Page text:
How Broadcast News Is Prepping for the Midterms: "It Is the Super Bowl of Our Business"

Clarke Smith/CBS News
The cast of "CBS This Morning" and evening news anchor Jeff Glor, readying for election coverage

"We're really trying to be the smartest election night," says CBS News anchor Norah O'Donnell of her network's high-stakes midterm elections coverage.

There's one thing the highly competitive broadcast news anchors and producers responsible for covering the midterm elections can agree on: the stakes almost couldn't be higher, both for politicians and the television networks that cover them.

"These are the events that define a news division," says Marc Burstein, ABC News senior executive producer. "It is the Super Bowl of our business."

Interest in the elections has already seemingly exceeded broadcasters' initial expectations: ABC News had always planned to begin coverage at 8 p.m. on the East Coast, but both NBC News and CBS News have since moved up their start time one hour to match the network. "NBC and CBS recently decided to follow that lead that we announced several weeks ago," Burstein said.

Another change for NBC News: Megyn Kelly, now nearing an exit from the network, was announced on Oct. 10 as a co-leader of its election coverage. "I think you'll just see more of an ensemble," says NBC News/MSNBC svp special programming Rashida Jones. "We'll use Andrea [Mitchell] more, we'll use Kacie [Hunt] more, we'll use our reporting teams more."

The Hollywood Reporter spoke with ABC's Burstein, NBC's Jones, and CBS This Morning co-anchors John Dickerson and Norah O'Donnell, who are helping to lead the network's programming.

How important are tonight's elections?

Marc Burstein: We've never put this many resources into a midterm election. We are treating this as a presidential election in every single way.... We built an entire new studio just for this purpose. Normally, we wouldn't do that until the next presidential election, if at all.... It's hugely important. These are the events that define a news division. There's a lot on the line. There's a lot at stake. It is the Super Bowl of our business. And we do the absolute best job we can.

Rashida Jones: It just affects everyone at a time when our country is so polarized. Everyone is impacted by the outcome of this night.... We've never seen this level of interest in a midterm election. I think the viewers are very clearly understanding how big and important of a night it is.

Norah O'Donnell: People are charged up on both sides.

John Dickerson: The first chance for the public to speak in response to a transformational president is the thing that I'm focused on.

What's at stake for President Trump, who has said that he's essentially "on the ballot"?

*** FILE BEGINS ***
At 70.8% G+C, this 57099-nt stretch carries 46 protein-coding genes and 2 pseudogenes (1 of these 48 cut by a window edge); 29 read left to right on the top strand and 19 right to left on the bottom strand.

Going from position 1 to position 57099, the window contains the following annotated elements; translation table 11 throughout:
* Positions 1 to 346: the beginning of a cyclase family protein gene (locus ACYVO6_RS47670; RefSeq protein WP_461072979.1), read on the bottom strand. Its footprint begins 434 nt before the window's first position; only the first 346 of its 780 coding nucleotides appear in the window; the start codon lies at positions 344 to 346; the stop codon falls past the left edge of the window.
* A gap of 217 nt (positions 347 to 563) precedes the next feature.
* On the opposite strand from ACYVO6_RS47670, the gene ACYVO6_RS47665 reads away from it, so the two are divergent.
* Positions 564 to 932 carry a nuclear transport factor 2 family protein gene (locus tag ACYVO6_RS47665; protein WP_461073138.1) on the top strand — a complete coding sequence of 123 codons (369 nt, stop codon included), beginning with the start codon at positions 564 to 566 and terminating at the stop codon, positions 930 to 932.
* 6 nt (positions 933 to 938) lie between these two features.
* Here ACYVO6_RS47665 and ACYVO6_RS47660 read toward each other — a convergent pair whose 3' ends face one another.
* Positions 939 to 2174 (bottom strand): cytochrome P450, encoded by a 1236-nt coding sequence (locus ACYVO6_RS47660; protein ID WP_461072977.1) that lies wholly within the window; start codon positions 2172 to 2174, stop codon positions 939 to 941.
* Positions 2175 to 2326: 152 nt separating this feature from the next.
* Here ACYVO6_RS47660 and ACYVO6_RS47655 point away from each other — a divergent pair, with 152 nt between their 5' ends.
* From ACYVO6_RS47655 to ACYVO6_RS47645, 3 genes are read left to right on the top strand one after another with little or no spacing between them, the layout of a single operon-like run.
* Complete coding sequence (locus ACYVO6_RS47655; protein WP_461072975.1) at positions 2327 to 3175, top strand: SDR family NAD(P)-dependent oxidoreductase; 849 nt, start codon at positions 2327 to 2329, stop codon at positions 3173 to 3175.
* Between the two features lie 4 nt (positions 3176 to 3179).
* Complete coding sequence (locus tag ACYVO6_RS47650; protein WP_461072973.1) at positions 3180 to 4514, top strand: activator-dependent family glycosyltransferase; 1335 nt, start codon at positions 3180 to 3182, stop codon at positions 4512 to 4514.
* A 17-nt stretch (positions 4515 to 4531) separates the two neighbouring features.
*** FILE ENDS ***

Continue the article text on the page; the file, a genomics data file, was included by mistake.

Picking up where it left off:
Burstein: He's made it a referendum on his presidency...and it deserves the importance that we've devoted to it.

Dickerson: You want to be really careful and contextual and not over-read things. This is clearly a response to and referendum on the president, but what exactly does that mean? We'll be in the beginnings of knowing that on Tuesday night, but we won't really know it until we get some distance from Tuesday night.

What will your network do to stand out from the competition?

Burstein: I do think we have the best team in the business, and we're going to showcase them all night long.

Jones: We want to throw all of our weight and energy, with Lester [Holt] and Savannah [Guthrie] being at the helm there.... We really threw everything else at it. I think every single person that's in our reporting structure is in some way contributing on some network through the night.... I think our digital play is going to be a differentiator for us. We're appearing in so many different places.... When you watch, it will feel bigger and better than I think anything that we've ever done before.

O'Donnell: We're really trying to be the smartest election night. With less "He said vs. he said" and more kind of, "Here's what happened and why." ... We walked into this saying that we want to spend as much time analyzing the data. We've got so many smart people at CBS News who spend their careers doing this.

What's one mistake that was made during coverage of the 2016 presidential election that your network won't make tonight?

Burstein: We are going to be more transparent throughout the night. If we're not able to project a race, we'll tell you why.

Jones: We listened more from our viewers and people who live in the communities that are impacted. We've definitely been more aggressive in getting correspondents out to tell those stories.

O'Donnell: We want to spend more time touching base with our correspondents in the field and delivering their reporting very quickly on the air. That's something we can do better.

Dickerson: Covering what's in front of you has been something we've always been focused on.... We don't have to speculate, or guess, or do percentages about how things are going to turn out.

Are you willing to make a prediction about how things will shake out? Will the Democrats take back the House of Representatives?

Burstein: I don't think anybody should listen to predictions. Anybody who does make them, I would pay no attention to.

O'Donnell: It will be a historic night for women. That's why the networks are devoting so much time to this. It is going to be a historic night, no matter which party takes control. There are a record number of women on the ballot.... There will be a lot of firsts on election night.